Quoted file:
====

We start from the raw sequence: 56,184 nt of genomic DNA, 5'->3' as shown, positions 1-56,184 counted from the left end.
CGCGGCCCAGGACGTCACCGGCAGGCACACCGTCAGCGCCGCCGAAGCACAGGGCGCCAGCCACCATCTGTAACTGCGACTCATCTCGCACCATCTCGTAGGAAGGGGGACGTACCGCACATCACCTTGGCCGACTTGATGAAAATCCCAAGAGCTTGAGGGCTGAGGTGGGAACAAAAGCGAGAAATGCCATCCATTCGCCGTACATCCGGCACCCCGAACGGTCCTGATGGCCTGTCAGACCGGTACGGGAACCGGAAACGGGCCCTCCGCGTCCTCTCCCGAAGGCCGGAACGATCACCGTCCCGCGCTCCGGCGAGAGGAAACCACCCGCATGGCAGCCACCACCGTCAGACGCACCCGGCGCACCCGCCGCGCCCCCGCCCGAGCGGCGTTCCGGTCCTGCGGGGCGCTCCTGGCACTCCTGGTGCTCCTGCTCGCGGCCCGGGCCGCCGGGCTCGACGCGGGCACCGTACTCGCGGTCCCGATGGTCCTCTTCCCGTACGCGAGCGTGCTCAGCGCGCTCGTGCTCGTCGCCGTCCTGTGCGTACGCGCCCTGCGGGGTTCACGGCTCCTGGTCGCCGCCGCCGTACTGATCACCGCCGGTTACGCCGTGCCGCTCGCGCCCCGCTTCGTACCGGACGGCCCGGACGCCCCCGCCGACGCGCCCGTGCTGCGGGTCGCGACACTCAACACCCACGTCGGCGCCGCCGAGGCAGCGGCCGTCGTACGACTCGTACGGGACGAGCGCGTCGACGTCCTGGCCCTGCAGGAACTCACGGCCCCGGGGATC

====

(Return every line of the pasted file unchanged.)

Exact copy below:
We start from the raw sequence: 56,184 nt of genomic DNA, 5'->3' as shown, positions 1-56,184 counted from the left end.
CGCGGCCCAGGACGTCACCGGCAGGCACACCGTCAGCGCCGCCGAAGCACAGGGCGCCAGCCACCATCTGTAACTGCGACTCATCTCGCACCATCTCGTAGGAAGGGGGACGTACCGCACATCACCTTGGCCGACTTGATGAAAATCCCAAGAGCTTGAGGGCTGAGGTGGGAACAAAAGCGAGAAATGCCATCCATTCGCCGTACATCCGGCACCCCGAACGGTCCTGATGGCCTGTCAGACCGGTACGGGAACCGGAAACGGGCCCTCCGCGTCCTCTCCCGAAGGCCGGAACGATCACCGTCCCGCGCTCCGGCGAGAGGAAACCACCCGCATGGCAGCCACCACCGTCAGACGCACCCGGCGCACCCGCCGCGCCCCCGCCCGAGCGGCGTTCCGGTCCTGCGGGGCGCTCCTGGCACTCCTGGTGCTCCTGCTCGCGGCCCGGGCCGCCGGGCTCGACGCGGGCACCGTACTCGCGGTCCCGATGGTCCTCTTCCCGTACGCGAGCGTGCTCAGCGCGCTCGTGCTCGTCGCCGTCCTGTGCGTACGCGCCCTGCGGGGTTCACGGCTCCTGGTCGCCGCCGCCGTACTGATCACCGCCGGTTACGCCGTGCCGCTCGCGCCCCGCTTCGTACCGGACGGCCCGGACGCCCCCGCCGACGCGCCCGTGCTGCGGGTCGCGACACTCAACACCCACGTCGGCGCCGCCGAGGCAGCGGCCGTCGTACGACTCGTACGGGACGAGCGCGTCGACGTCCTGGCCCTGCAGGAACTCACGGCCCCGGGGATC